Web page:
• 0 Posts
Joined 3M ago
Cake day: Jan 22, 2021


Where is the Lemmer current at this time? F-Droid?

I’ve just finished installing the newly released Lemmur client (F-Droid) and currently familiarizing myself with it.

Why but call your client Orgasmatron? That’s a kewl name, and it adheres to the theme too :)



There’s already Teddit.net but I’m not aware of anything that supports posting.

Do you have a link for the Mastodon service you mention? And do your know if it’s supported under Pleroma?

I think I might say:

“Please go ahead and bump your version up a notch, we’re fine with just continuing to use it as is, and under the existing license and perhaps, at our option, even forking it”

eww! That kinda smells like OOo and MySQL and ownCloud to me ;)

That’s not actually true. <ahem… cough, cough!> The one reason they are citing for doing this is to “improve user data security…”

“As part of Google’s efforts to improve user data security, we are removing access from Chromium and Chromium OS derivatives that used google_default_client_id and google_default_client_secret on their build configuration to Google-exclusive APIs starting on March 15, 2021”

Yah, if you can believe that. Yo Google, You no can haz #Cheezburgerz! :hamburger:

What servicess, if any, are going to be affected in Kiwi Vivaldi, and the Brave browsers? For the most part, they’re using their own services for syncing and the like.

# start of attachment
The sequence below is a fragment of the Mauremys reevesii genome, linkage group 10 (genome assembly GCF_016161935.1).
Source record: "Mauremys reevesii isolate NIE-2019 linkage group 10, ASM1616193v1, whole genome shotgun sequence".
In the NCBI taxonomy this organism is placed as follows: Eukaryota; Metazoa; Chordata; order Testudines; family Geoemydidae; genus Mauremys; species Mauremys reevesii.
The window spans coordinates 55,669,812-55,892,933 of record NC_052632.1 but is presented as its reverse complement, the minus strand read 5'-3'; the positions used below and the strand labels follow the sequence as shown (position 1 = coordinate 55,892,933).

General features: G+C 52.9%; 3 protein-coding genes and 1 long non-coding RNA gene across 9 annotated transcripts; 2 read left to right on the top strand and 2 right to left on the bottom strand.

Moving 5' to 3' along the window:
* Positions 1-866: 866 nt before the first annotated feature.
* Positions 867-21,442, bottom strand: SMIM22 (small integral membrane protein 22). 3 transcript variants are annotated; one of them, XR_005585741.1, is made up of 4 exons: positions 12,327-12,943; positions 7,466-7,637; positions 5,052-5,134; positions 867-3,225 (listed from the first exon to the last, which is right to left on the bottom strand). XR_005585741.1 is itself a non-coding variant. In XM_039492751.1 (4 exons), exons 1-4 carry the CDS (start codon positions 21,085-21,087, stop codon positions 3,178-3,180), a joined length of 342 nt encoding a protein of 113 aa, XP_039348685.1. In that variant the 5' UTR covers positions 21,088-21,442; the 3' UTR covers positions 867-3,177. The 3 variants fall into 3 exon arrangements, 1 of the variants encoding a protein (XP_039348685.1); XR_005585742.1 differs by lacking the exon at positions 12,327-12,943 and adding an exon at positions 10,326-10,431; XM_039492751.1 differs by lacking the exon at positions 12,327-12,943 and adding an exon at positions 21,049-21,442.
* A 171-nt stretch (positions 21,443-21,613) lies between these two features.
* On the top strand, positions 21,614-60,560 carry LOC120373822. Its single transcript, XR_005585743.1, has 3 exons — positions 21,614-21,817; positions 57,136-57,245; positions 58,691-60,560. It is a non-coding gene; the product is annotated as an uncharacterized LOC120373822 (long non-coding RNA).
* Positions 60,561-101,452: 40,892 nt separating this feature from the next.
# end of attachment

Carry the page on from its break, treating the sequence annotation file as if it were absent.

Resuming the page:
Well one thing is certain, not doing anything about it (Like the simple workaround below) will mean death to the 32 bit Chromim based platforms, for which there is a huge user base. So… Good news for Firefox, yes?

As AlienB0b said, he’s contemplating just including documentation in the packaging about, …the public availability of Google’s own API keys, plus the fact that you just have to export them in your shell environment as values for the GOOGLE_API_KEY, GOOGLE_DEFAULT_CLIENT_ID and GOOGLE_DEFAULT_CLIENT_SECRET variables before you start Chromium.

Easy peasy.

I think that this would be a good time to mention that complicating you life with differnt sync engines specific to each different browser you use is, well, it’s another complication! To simplify things, I see three attractive solutions, two of which I incorporate into my daily workflow.

  1. ) Self-hosted BitWarden Too much hassle for me, although I certainly believe in self-hosting any services that I can for myself and my customers. Does this mean that using their free service compromises your security? Not at all, there’s no reason to think that your data would be any less secure if you used their free tier subscription